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Letter: Angling for a solution — Part 2

The Atlantic Salmon Federation (ASF) and the Salmonid Association of Eastern Newfoundland (SAEN) have called DFO’s decision to reduce retention angling limits a sound conservation move. — Thomas Moffatt photo
Atlantic salmon

There is no doubt that wild Atlantic salmon stocks are decreasing worldwide. This has been the case for 50 years.

I am deeply concerned with decline in Atlantic salmon. I am a conservationist, a biologist, aquaculturalist, an angler and a Newfoundlander and Labradorian who cares about the future of our salmon stocks. I have been involved in salmon enhancement of North Arm River for almost three decades, as a member of the Green Team Conservation Corps of Newfoundland and Labrador, as a river guardian, Deputy Mayor of Holyrood, North Arm River Restoration Committee member and concerned citizen.

All too often environmental groups, special interest groups and ideologists point the finger at aquaculture as the cause of salmon decline.

The decline in Atlantic salmon stocks worldwide has been well documented long before the existence of aquaculture operations. Atlantic salmon stocks continue to decrease in areas where there is no aquaculture nor has there ever been. In 2017, salmon returns for the Exploits River had decreased by nearly 50 per cent from the previous year, 2016. This river is, in either direction, more than 4,500 km along the coast from the nearest salmon farm marine site.

All too often these special interest groups mask themselves as environmentalists, scientists and conservationists when in fact they are associations of anglers that “catch and kill” or “catch and release” salmon for sport. So be it.

I am an angler, also. The difference is I announce myself as such. Likewise, I always announce myself as someone who supports and works in the aquaculture industry also. 

These special interest groups tend to focus on aquaculture as a cause of decline although this has not been proven scientifically in this province. In a recent Telegram editorial: “Angling for a Solution” the editor admits that there are many unknowns regarding the declining Atlantic salmon stock. In this editorial he briefly alludes to predation and changes in oceanographic conditions then shifts quickly to elaborate extensively on aquaculture.

What the editor neglects to mention are other factors that we know for certain contribute to the decline of our beloved Atlantic salmon.

Each year anglers from around the world and here at home capture and retain tens of thousands of salmon that enter our provincial rivers and streams to produce the next generation of salmon.

According to DFO in 2016 approximately 31,191 adult salmon were caught and killed in this province totaling more than 55 tonnes.

As an angler I am personally not a fan of catch and release as it creates unnecessary harm to fish that are already stressed having re-entered fresh water from the sea to spawn, many times in less than favourable water conditions.

According to DFO approximately 37,302 salmon are reported to have been caught and released in 2016, a 26 per cent increase over previous years. Assuming there is 10 per cent mortality from catch-and-release practices (Dempson et al. 2002), then this would result in a loss of approximately 3,700 additional spawning salmon annually or approximately 7 tonnes.

West Greenland has no native salmon population but, in 2015 through intercepting stocks from Atlantic Canada, harvested 58 tonnes.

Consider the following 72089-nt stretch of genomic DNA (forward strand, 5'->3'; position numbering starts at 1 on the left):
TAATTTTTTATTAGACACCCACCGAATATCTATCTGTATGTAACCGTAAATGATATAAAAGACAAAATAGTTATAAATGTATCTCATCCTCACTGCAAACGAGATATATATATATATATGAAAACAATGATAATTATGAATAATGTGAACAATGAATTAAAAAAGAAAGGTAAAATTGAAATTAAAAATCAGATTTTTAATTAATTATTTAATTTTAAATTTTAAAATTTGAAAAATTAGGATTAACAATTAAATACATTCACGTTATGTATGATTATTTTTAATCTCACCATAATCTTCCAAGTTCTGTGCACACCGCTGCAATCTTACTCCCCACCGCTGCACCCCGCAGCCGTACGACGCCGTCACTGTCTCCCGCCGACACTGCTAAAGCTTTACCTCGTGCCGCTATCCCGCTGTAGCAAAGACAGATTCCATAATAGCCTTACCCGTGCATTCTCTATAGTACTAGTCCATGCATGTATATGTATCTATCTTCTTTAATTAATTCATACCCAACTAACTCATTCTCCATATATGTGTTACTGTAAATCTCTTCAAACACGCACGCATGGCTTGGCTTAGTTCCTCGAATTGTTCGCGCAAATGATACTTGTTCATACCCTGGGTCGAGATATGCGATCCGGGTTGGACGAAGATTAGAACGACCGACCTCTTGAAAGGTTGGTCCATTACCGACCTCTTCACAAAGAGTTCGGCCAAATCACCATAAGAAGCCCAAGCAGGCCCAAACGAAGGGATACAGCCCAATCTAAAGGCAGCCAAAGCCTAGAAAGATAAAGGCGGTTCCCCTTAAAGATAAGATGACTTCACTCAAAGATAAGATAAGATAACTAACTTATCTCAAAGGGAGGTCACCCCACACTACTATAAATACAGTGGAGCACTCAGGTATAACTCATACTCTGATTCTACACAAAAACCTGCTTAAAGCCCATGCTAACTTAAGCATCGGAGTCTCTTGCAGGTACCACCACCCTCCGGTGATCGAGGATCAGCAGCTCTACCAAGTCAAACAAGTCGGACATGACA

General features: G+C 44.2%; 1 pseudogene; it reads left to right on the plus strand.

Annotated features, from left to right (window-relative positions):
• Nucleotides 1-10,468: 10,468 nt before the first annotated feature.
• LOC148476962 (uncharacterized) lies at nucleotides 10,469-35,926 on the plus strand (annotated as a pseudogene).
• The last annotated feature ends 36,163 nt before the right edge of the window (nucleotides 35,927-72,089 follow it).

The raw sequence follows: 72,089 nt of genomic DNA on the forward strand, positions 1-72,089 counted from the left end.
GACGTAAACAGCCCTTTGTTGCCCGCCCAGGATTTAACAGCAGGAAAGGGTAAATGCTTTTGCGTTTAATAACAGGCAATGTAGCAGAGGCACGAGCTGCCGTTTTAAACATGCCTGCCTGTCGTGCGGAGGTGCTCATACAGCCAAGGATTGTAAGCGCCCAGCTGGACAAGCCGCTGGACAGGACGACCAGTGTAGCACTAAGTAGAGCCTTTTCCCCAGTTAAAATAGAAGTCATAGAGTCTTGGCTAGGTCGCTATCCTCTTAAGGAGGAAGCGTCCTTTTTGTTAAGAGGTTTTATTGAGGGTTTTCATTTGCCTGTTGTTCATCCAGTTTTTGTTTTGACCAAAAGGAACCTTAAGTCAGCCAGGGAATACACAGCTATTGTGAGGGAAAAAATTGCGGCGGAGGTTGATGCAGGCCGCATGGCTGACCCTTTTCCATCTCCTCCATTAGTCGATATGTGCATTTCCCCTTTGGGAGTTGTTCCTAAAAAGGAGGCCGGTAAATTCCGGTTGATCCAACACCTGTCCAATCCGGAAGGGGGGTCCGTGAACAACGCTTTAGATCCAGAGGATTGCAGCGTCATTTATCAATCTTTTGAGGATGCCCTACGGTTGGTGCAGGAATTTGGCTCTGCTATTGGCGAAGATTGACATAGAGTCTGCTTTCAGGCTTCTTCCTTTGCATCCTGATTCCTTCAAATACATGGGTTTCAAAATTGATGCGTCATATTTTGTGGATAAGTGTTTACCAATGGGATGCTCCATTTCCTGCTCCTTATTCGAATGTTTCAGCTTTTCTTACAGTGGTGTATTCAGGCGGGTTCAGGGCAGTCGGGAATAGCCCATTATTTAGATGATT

Labrador has an annual subsistence fishery that harvested 13,252 salmon or approximately 39 tonnes in 2016.

According to North Atlantic Salmon Conservation Organization (NASCO), the salmon fishery at St-Pierre-Miquelon, although small at five tonnes, has been shown to exploit North American stocks, some of which are critically endangered including those on the South coast of Newfoundland.

DFO estimates that there are an additional estimated 25 tonnes of unreported catch.

Other contributing factors to the decline of Atlantic salmon include bycatch of adult salmon and salmon parr in recreational and commercial fisheries.

We cannot ignore pollution of our estuaries, rivers and bays as a result of sewage disposal and other human and industrial waste.

As reported in the Telegram last September, at least one community has been dumping untreated sewage into the Exploits for decades, even as late as last fall.

In our province there are many man-made barriers such as hydroelectric dams located near Conne River, woods roads and improperly place culverts. According to The Telegram, on Sat., May 27 of last year an incident occurred which resulted in the loss of approximately 60 kelt and 840 smolt at the Bishop Falls power plant.

Of course, as the editorial alluded to, we have to consider climate change and of course decreases in marine survivability as a result of increased predation.

More than 10 million hungry seals off our coast and in our rivers is most likely a significant contributing factor also.

And let’s not forget poaching.

DFO says fishery officers and fishery guardians recorded 141 violations in 2017 including 99 inland incidents and 11 coastal violations. 26 illegal nets were found and removed.

But let’s be honest, the majority of poachers in this province do not get caught.

As a conservationist, supporter of aquaculture and an angler I suggest we need to focus more attention on reducing the impacts of what we do know negatively effects the decline of Atlantic salmon by more than 200 tonnes annually while at the same time continue to work collaboratively to research what we do not fully understand.

Mark Lane

Executive Director

NL Aquaculture Industry Association

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